Columns

Column: September resolution

For most of us, summer is a busy, sometimes hectic, but enjoyable time.

And for many of us, summer has provided an opportunity to escape from daily stress and interruptions via tweets and “breaking news alerts.” But now, as summer winds down, and we return to another phase of reality, there are concerns, often overlooked by the media, that deserve our serious attention.

One particular issue affects our summers, and it’s not just a local dilemma. Unfortunately, it has the potential to influence virtually all aspects of our lives, through all seasons and everywhere we live. It is a truly existential concern, and one we ourselves have created.

Awareness of our possible disruptive impact upon nature on a large scale was perhaps first expressed in the early 1800s by Alexander Von Humboldt, a global explorer, scientist and humanitarian. Today, that perspective and wisdom has developed into the comprehensive fields of ecology and environmental science.

Evolving from decades of observation and research, specific interest now focuses on one aspect of contemporary science often referred to as “climate change.” But some groups and individuals don’t acknowledge the strong scientific data that the vast majority of scientists around the world regard as valid. The “scientific method,” which they follow, has made possible virtually all the great scientific strides of humankind.

In addition, agencies around the world, such as NASA, NATO, the UN, and all branches of the United States military have accepted that general research on climate change and its implications. In fact, in a January 2019 report, the Pentagon acknowledged that a majority of its critical bases are threatened by the increasing effects of climate change, and is taking measures to minimize the consequences. Such concerns apply not just to the United States, but to all on this planet.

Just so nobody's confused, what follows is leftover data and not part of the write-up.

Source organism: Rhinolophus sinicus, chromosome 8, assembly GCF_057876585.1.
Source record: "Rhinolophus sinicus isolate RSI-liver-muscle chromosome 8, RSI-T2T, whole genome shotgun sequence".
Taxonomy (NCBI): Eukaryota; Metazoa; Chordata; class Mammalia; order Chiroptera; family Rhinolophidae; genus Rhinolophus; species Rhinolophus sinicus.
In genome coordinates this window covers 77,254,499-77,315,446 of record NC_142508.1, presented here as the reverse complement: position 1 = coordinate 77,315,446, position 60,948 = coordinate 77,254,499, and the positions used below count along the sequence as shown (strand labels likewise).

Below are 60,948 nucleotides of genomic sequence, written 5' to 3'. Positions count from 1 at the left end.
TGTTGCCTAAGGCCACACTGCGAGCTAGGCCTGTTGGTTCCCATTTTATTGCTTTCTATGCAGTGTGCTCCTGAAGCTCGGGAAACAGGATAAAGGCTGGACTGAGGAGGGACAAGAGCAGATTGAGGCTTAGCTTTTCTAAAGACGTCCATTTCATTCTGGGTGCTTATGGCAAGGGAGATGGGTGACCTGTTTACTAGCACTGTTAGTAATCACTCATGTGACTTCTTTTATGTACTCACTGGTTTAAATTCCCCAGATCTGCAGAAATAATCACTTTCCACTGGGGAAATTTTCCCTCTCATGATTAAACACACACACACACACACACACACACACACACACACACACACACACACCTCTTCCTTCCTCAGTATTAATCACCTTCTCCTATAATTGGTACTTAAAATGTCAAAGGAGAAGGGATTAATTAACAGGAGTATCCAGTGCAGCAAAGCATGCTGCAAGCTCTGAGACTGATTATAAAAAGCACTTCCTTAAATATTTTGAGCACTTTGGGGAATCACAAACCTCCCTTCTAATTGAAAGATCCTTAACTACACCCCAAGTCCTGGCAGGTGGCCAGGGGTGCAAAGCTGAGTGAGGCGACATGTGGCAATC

Underlying the science behind these concerns are some common molecules that exist as simple gases in the air we breathe and in the atmosphere. In certain forms and concentrations, these are essential for life and are in the bodies of virtually every living organism. One of their collective functions is to selectively admit sunlight energy to the earth, letting some escape while retaining a “proper” amount as heat energy. In doing so, those molecules have produced the relatively predictable temperature range for life as we know it. That, it turns out, is similar in function to the glass in a greenhouse, thus the terms “greenhouse effect” and “greenhouse gases,” which make it easier to understand this process.

Just as too much retained sun-energy will overheat a greenhouse (if the glass is too thick), so too will planet earth begin to overheat if too many of certain molecules accumulate in our atmosphere. Thus the term “global warming” is used to describe that process.